Actually, what Molot suggested seems to be that the recent Worldwide climate was related to (the first two words in Molot's comment were literally "Also related") Are single-biomed planets (like in Star Wars) possible? (itself a duplicate) and Single biome (hot) desert planet, possible?. Both Are single-biomed planets (like in Star Wars) possible? and Worldwide climate have been closed as duplicates of Are geographically typed planets realistic? Still closed as a duplicate, but not in the way you say in this meta question.
Now, with that aside out of the way...
Making a post community wiki is not a free pass for content that would otherwise be off topic or otherwise inappropriate on the site. From the edit community wiki privilege description page
Community wiki posts have been donated to the community in hopes that others will edit them to keep them up to date, to add useful information, and generally improve their quality.
Also compare the create wiki posts privilege description, which says:
Moderators can also choose to convert posts into community wiki mode if they feel it is appropriate for the question or answer, generally after a discussion with the community and affected individuals. Once a post is made community wiki, that mode can only be removed by a moderator under exceptional circumstances. Also see What are “Community Wiki” posts?
The linked Stack Overflow blog post (which, mind, was written already back in 2011) says, in part:
With suggested edits now in place, you could argue that the removal of reputation from voting is now the only function of community wiki. Unfortunately, this means it is often seen as a magic switch to allow questionable content.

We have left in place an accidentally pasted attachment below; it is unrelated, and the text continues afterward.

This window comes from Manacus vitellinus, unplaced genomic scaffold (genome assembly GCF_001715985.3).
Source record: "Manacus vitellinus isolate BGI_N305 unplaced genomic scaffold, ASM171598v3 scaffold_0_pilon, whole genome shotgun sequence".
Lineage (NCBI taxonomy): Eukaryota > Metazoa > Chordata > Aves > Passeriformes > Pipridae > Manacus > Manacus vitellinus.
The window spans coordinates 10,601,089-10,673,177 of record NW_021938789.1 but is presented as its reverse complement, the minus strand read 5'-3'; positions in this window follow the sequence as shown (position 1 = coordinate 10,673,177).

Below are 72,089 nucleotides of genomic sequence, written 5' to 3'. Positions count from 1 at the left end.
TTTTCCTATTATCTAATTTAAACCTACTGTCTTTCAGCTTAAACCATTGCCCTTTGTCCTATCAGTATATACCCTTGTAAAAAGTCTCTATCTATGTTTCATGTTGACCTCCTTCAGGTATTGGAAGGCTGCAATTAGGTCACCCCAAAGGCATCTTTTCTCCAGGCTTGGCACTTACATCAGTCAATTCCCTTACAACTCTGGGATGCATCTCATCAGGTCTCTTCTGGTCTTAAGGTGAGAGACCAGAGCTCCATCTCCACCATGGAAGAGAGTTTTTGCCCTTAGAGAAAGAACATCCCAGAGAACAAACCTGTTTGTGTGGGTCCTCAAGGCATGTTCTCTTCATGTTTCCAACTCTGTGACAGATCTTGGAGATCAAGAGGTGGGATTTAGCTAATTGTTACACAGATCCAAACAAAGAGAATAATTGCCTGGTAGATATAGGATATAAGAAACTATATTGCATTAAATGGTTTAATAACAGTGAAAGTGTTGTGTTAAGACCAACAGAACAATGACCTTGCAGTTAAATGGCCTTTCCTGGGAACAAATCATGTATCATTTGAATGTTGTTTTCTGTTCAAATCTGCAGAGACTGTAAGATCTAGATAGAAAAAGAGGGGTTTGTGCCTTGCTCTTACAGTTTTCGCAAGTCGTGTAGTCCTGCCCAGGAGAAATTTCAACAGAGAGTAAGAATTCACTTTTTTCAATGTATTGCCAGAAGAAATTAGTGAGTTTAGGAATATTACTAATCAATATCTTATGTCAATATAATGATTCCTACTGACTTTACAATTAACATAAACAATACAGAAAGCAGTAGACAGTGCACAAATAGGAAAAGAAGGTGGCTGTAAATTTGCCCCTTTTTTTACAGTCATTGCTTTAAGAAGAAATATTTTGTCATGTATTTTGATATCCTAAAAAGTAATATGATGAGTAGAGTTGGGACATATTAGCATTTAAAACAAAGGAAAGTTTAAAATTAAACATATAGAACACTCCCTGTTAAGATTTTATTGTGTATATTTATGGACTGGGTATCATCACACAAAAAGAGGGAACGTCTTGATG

Many sites propose using community wiki to allow content that is on-topic and useful, but can be considered borderline or questionable in other ways. Someone notes that a certain class of question has problems, and proposes using community wiki as a quick fix.
If a question is valuable enough that you believe it belongs on the site, chances are you don’t need it to be community wiki!
To me, all of this is really quite clear; community wiki is not a get-out-of-jail-free card and should not be treated as such. If the content is worth having, then it would probably be worth having even if community wiki wasn't a thing at all. A good question that one might consider posting and answering in a community wiki format is probably equally askable and answerable without community wiki.
Community wiki removes one of the major incentives to contribute on Stack Exchange — reputation points — and therefore risks to lower the incentive to contribute time and effort. Yes, those are just imaginary Internet points, but the things people do for imaginary Internet points...